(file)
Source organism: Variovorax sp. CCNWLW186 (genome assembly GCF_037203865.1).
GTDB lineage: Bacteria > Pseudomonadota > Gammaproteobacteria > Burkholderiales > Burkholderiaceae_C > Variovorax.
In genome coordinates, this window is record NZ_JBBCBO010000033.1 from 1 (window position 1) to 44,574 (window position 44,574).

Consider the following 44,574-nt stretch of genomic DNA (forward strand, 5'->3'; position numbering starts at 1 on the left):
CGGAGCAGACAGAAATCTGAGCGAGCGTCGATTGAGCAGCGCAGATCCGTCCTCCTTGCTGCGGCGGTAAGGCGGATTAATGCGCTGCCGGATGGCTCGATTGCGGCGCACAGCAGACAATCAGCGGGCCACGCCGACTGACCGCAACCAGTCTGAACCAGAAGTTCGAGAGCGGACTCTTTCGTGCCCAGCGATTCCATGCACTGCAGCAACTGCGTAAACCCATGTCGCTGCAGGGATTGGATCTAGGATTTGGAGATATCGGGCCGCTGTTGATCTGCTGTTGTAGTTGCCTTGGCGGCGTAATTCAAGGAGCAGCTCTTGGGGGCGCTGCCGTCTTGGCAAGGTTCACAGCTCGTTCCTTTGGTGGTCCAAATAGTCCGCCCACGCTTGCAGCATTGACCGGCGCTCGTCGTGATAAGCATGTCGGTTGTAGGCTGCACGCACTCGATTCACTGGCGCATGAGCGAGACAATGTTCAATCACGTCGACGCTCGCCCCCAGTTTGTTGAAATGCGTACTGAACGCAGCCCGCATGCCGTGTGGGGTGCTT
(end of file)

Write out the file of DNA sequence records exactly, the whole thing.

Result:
Source organism: Variovorax sp. CCNWLW186 (genome assembly GCF_037203865.1).
GTDB lineage: Bacteria > Pseudomonadota > Gammaproteobacteria > Burkholderiales > Burkholderiaceae_C > Variovorax.
In genome coordinates, this window is record NZ_JBBCBO010000033.1 from 1 (window position 1) to 44,574 (window position 44,574).

Consider the following 44,574-nt stretch of genomic DNA (forward strand, 5'->3'; position numbering starts at 1 on the left):
CGGAGCAGACAGAAATCTGAGCGAGCGTCGATTGAGCAGCGCAGATCCGTCCTCCTTGCTGCGGCGGTAAGGCGGATTAATGCGCTGCCGGATGGCTCGATTGCGGCGCACAGCAGACAATCAGCGGGCCACGCCGACTGACCGCAACCAGTCTGAACCAGAAGTTCGAGAGCGGACTCTTTCGTGCCCAGCGATTCCATGCACTGCAGCAACTGCGTAAACCCATGTCGCTGCAGGGATTGGATCTAGGATTTGGAGATATCGGGCCGCTGTTGATCTGCTGTTGTAGTTGCCTTGGCGGCGTAATTCAAGGAGCAGCTCTTGGGGGCGCTGCCGTCTTGGCAAGGTTCACAGCTCGTTCCTTTGGTGGTCCAAATAGTCCGCCCACGCTTGCAGCATTGACCGGCGCTCGTCGTGATAAGCATGTCGGTTGTAGGCTGCACGCACTCGATTCACTGGCGCATGAGCGAGACAATGTTCAATCACGTCGACGCTCGCCCCCAGTTTGTTGAAATGCGTACTGAACGCAGCCCGCATGCCGTGTGGGGTGCTT